Celebrity-endorsed clothing lines are often met with speculation. Just how much input did J.Lo offer for her shoe line? Did Victoria Beckham really choose the fabrics for her children’s clothing? Does Kanye stay up nights laboring over a Singer sewing machine, preparing for his next fashion show? While celebrity experience and involvement may vary greatly depending on the fashion line, the concept is older than you might think. Decades before Jessica Simpson’s fashion empire launched, long before Jaclyn Smith debuted her now-legendary Kmart collections, world-famous aviatrix Amelia Earhart debuted Amelia Earhart Fashions, the first ever celebrity fashion line.
It was 1934, and Amelia Earhart was a household name thanks to being the first woman to successfully complete a trans-Atlantic flight. America was enamored with flight, and alongside Charles Lindbergh, Earhart enjoyed celebrity status, socializing with actors and high society. Unlike the movie stars of her time, however, Earhart was not being paid like a celebrity, and she needed funds in order to finance her true passion: flying.
Earhart’s husband, George Putnam, was a promoter by trade. His family ran a successful publishing firm, G.P. Putnam’s Sons Inc., and he was responsible for one of their bestselling titles, We, an autobiographical account of Charles Lindbergh’s life and trans-Atlantic flight. Putnam and Earhart first met when he offered to help her write her own book in the same vein of Lindbergh’s, and after years of collaborating on the project, they fell in love and married. Putnam organized Earhart’s press tours and endorsements, including lending her name to a luggage line under the Baltimore Luggage Company that was produced from 1933 up until the 1970s.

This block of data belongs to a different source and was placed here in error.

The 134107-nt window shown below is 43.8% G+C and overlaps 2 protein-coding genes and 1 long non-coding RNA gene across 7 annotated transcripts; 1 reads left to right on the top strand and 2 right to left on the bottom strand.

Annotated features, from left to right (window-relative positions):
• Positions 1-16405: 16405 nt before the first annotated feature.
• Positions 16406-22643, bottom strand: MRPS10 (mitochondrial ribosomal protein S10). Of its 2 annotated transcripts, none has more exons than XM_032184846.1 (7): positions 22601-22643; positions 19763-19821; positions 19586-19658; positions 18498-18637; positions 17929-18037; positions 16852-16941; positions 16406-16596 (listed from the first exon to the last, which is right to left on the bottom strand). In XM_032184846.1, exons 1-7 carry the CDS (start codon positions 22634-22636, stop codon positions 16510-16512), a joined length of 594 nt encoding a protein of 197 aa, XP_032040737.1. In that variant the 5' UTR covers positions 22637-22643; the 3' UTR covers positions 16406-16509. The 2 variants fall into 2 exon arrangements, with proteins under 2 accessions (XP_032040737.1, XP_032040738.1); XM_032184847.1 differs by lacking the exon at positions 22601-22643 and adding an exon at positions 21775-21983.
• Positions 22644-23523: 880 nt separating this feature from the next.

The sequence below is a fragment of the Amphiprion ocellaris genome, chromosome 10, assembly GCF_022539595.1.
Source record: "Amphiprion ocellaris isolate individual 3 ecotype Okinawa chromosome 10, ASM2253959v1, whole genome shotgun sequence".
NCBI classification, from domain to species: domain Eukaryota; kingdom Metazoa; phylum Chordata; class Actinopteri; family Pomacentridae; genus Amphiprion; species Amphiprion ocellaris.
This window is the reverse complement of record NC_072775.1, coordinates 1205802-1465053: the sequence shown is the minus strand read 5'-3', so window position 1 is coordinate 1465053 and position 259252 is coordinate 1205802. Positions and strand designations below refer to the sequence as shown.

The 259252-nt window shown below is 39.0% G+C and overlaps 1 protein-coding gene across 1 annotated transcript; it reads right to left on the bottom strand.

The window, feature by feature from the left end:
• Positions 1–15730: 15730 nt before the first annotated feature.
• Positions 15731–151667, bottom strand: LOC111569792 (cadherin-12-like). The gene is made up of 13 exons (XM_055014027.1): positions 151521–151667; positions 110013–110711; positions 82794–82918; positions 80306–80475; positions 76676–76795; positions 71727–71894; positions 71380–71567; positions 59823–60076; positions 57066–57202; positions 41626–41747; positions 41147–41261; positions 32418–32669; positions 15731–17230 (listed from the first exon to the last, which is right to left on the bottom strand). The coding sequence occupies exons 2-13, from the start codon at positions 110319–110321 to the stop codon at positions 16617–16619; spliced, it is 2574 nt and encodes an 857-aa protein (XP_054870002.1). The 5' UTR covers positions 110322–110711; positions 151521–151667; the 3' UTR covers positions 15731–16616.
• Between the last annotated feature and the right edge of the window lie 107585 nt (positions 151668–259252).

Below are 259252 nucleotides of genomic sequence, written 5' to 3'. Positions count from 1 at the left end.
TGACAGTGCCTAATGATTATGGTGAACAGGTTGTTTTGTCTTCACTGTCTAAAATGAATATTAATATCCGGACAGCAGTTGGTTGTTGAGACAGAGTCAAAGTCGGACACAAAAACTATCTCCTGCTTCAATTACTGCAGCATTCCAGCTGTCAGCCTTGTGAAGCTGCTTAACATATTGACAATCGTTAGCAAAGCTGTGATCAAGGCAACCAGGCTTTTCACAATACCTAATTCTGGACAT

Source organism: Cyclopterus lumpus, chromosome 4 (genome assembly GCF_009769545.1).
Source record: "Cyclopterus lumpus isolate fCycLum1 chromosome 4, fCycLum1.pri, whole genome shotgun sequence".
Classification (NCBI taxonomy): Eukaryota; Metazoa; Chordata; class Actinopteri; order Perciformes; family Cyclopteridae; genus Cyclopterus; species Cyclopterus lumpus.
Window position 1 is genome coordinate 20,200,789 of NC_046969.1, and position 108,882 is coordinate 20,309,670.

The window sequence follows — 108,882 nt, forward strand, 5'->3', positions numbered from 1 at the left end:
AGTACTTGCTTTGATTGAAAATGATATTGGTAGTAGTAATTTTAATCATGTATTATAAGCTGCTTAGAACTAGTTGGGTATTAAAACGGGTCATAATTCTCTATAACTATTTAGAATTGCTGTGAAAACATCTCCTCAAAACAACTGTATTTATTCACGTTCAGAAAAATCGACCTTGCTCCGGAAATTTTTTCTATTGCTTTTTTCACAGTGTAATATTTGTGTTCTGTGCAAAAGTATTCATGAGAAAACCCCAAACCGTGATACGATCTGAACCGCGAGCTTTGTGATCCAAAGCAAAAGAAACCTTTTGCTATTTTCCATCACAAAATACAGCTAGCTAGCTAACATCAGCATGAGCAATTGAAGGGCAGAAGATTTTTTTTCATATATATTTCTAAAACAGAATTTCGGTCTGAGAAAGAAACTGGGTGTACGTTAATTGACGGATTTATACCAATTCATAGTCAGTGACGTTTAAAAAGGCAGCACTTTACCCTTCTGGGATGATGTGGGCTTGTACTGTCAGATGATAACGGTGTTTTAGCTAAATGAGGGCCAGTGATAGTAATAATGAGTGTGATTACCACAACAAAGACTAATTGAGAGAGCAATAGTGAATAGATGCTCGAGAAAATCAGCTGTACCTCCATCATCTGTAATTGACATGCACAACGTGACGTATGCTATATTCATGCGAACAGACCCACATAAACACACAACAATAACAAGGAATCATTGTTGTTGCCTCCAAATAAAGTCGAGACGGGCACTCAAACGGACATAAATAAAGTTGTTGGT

Earhart had prior experience with clothing construction. Like many young women of her generation, sewing was a skill learned early. Also like many others at the time, she made her own dresses instead of purchasing ready-to-wear clothing. Her initial foray into design for others was in her role as the first president of the Ninety-Nines — thus named for its 99 members — a society of female aviators. Flight suits were all designed with male pilots in mind, so Earhart designed a female-friendly suit that consisted of two separate pieces and a logo of her own making: two interlocking 9s. As an incentive for her fellow aviatrices, Earhart sponsored a “Hat of the Month” club, which awarded a Stetson of her own design to the Ninety-Nine who flew into the most airports each month.
While the best-known photographs of Earhart give the impression that she was a lanky tomboy with a no-fuss aesthetic who lived in a leather bomber jacket and men’s trousers, she loved dressing up and experimenting with fashion. In 1928, she was hired as an aviation editor at Cosmopolitan, a decidedly fashionable women’s magazine. While hosting a lunch for Italian designer Elsa Schiaparelli, contemporary and rival of the more widely known Coco Chanel, Earhart expressed her desire for more practical fashions in order to be stylish while active.
With Schiaparelli’s encouragement, Earhart began designing her own ideas for a collection. “Because she was very interested in practical clothing for women, it seemed like a fit to do this fashion line,” says Jeanine Head Miller, curator of Domestic Life at the Henry Ford Museum, which has a blouse with the Amelia Earhart label that will be part of an upcoming display about the late aviatrix. Earhart’s goal, according to Miller, was to create affordable fashion for the active woman.